Doctor and Nurse Among Those Shot at Pittsburgh Synagogue

Miriam E. Tucker


November 02, 2018

Editor's note: Miriam Tucker is a freelance journalist for Medscape.

Since 66-year-old Jerry Rabinowitz, MD, was brutally gunned down at Tree of Life synagogue last Saturday, I’ve learned that he was among the first physicians to treat patients with HIV/AIDS and that he died trying to help others. Before that, I only knew him as a dear friend to my mother in her last years, who would visit her every day during her many hospitalizations.

Another of the shooting victims, Dan Leger, 70, is a retired hospice nurse and chaplain at the University of Pittsburgh Medical Center. He, too, ministered to my mother in her dying days. He was seriously wounded and as of this writing is in intensive care, but thankfully is said to be improving.

Tree of Life synagogue. AP Photo/Matt Rourke

I grew up in the Pittsburgh neighborhood of Squirrel Hill, two blocks from Tree of Life synagogue, where an anti-Semitic gunman killed 11 people and wounded six others on October 27. As did Jerry, my family belonged to the Reconstructionist congregation Dor Hadash, which rents space in the Tree of Life building. Jerry and his wife Miri also served as congregation presidents.

The two health professionals were scheduled to co-lead the service that day.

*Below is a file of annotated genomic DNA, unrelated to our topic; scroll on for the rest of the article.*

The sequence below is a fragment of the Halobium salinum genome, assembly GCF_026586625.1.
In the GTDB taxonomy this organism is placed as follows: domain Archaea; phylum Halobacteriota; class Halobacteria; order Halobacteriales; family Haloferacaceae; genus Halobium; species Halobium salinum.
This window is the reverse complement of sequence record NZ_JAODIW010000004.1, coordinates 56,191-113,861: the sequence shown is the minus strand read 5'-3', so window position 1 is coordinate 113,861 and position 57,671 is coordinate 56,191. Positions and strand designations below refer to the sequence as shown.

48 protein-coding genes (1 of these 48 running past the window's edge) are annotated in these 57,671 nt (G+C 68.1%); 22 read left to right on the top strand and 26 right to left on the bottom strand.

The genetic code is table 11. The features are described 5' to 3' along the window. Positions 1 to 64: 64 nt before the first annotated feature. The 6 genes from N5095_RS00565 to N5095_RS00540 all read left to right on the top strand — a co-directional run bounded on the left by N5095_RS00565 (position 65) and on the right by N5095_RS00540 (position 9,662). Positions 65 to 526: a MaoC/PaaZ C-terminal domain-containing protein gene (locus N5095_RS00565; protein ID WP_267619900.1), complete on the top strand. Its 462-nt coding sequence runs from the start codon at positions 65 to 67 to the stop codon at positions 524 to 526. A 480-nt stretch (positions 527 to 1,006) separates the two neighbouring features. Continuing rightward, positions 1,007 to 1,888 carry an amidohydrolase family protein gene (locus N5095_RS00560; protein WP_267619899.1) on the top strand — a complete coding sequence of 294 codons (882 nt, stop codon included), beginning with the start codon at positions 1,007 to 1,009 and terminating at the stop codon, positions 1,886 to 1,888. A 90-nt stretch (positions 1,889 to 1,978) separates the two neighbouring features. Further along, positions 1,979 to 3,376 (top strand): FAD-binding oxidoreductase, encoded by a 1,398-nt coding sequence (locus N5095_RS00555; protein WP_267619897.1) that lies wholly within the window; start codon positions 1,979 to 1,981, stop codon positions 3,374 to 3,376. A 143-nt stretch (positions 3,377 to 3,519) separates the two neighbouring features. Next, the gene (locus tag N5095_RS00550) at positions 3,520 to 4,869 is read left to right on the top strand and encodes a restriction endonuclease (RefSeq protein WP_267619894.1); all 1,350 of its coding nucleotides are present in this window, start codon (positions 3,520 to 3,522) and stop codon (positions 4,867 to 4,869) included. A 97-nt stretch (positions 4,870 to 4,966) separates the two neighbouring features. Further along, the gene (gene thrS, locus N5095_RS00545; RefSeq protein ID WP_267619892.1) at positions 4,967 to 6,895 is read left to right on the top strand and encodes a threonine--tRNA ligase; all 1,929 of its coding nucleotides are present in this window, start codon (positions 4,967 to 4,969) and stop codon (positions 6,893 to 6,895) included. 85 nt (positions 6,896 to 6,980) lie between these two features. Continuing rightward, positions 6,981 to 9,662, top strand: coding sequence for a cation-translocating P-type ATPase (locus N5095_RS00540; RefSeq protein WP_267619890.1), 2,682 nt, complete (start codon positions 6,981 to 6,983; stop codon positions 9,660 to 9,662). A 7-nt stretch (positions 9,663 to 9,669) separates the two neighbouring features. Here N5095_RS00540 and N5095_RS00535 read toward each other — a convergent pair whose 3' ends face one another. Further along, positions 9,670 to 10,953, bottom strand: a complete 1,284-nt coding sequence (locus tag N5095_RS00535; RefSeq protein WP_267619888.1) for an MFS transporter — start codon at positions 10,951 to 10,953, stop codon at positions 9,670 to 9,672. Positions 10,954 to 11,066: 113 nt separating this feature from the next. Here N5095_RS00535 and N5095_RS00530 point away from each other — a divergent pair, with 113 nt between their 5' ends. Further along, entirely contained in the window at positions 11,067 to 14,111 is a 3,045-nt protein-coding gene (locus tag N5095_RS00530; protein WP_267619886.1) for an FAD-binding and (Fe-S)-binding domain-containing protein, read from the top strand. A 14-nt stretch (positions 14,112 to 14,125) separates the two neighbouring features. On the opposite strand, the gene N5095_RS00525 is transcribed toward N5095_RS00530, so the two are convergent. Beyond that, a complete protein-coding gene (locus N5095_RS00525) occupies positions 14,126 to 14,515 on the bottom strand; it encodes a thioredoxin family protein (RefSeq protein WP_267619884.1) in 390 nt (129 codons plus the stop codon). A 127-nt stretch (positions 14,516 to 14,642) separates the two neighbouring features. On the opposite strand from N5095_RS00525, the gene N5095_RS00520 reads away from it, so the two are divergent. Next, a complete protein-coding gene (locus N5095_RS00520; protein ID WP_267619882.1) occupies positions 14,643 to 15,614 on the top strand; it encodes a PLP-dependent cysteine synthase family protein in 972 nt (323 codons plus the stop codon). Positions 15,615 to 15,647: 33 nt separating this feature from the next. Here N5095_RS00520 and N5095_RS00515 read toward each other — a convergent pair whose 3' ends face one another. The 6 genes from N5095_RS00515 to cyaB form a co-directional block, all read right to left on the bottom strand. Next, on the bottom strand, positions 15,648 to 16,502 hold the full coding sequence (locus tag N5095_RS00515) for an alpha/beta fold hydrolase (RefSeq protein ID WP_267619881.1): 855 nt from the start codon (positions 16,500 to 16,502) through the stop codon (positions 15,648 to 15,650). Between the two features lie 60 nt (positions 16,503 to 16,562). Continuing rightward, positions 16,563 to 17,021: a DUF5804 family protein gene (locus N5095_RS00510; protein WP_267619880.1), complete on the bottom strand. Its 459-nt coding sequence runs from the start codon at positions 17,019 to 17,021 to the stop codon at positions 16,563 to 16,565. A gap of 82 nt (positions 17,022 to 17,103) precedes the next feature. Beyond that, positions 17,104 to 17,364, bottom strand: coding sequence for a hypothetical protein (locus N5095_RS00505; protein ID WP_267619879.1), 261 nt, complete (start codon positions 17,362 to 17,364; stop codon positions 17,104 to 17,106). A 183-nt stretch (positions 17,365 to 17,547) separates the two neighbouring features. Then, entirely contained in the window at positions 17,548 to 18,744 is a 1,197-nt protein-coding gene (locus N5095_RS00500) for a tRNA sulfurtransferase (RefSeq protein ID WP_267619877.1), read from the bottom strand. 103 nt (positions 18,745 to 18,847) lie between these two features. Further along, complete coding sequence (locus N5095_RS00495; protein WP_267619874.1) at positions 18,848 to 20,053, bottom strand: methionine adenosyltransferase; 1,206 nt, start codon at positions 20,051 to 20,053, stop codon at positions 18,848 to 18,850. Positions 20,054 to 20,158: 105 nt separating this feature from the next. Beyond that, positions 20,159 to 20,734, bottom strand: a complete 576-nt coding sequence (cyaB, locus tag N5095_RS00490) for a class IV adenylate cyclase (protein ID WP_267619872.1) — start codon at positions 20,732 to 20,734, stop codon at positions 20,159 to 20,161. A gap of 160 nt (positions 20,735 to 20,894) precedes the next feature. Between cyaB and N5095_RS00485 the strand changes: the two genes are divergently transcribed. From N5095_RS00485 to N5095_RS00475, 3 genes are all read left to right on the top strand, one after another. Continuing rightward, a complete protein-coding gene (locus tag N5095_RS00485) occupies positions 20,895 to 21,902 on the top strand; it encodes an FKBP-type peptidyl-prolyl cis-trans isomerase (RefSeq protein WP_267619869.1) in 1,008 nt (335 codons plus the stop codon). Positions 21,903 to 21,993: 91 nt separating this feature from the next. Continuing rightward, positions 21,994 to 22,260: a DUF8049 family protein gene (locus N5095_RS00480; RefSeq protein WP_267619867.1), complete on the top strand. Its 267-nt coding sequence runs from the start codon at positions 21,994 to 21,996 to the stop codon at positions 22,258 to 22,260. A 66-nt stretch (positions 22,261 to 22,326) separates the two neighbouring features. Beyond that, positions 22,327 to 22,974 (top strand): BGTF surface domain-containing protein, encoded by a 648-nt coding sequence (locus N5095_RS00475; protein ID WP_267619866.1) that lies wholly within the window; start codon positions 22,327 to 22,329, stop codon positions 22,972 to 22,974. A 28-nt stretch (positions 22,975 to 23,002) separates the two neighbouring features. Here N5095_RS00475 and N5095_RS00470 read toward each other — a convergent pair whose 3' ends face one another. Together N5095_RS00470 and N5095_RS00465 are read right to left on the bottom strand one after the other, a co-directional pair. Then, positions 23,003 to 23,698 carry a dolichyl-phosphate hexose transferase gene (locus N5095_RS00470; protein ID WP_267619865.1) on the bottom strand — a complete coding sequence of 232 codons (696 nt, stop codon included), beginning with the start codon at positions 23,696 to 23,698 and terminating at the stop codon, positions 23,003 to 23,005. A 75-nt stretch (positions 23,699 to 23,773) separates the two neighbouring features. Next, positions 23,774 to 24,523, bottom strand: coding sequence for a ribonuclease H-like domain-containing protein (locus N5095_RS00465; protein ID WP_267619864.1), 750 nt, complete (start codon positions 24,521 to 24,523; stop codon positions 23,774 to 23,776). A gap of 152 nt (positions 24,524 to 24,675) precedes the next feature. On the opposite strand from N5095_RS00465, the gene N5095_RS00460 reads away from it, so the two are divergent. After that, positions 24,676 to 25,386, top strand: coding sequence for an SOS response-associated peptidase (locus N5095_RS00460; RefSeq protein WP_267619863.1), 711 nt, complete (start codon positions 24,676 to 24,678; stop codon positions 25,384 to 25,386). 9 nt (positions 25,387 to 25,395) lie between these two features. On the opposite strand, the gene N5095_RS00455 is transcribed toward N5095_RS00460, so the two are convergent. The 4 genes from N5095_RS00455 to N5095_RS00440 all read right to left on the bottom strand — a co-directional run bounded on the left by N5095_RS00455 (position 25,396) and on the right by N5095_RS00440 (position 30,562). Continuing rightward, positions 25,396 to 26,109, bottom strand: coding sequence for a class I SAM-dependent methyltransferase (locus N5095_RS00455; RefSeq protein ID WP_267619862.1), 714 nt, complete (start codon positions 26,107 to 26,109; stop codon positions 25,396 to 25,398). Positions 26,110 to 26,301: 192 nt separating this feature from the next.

Much has been written about Jerry’s kindness and devotion to the medical profession, and that he treated HIV/AIDS patients as a young physician in the 1980s and '90s, when many others shied away.

I can only add that his friendship meant the world to my mother, who died of complications from colon cancer in 2016 at the age of 86. I met Jerry on several occasions while attending High Holiday services at Tree of Life with my mother, the last time in 2015. He and I would chat about my freelance writing for Medscape. He was interested in my area of focus, diabetes, among many other subjects. He told me that during his visits with my mother, she would speak with pride about my work.

Dan was also a fixture in my mother’s life. Before and after my father’s death in 2003, Dan helped guide us through both the spiritual and practical issues around the funeral, and helped organize the service and burial for us. He did the same when my mother passed away. He was with her in the Squirrel Hill skilled nursing center on the morning of her last day, helping her organize her many writings.

Dan is one of the kindest, warmest, most giving people I’ve ever met. My mother called him “one of those angels who walks among us.” And that’s not the way she typically talked about people.

According to news reports, Dan was shot numerous times in the torso, with wounds to multiple organs. He’s undergone several surgeries but is expected to survive. I fervently hope that he and his family are now receiving the same loving kindness that he has always selflessly offered others.


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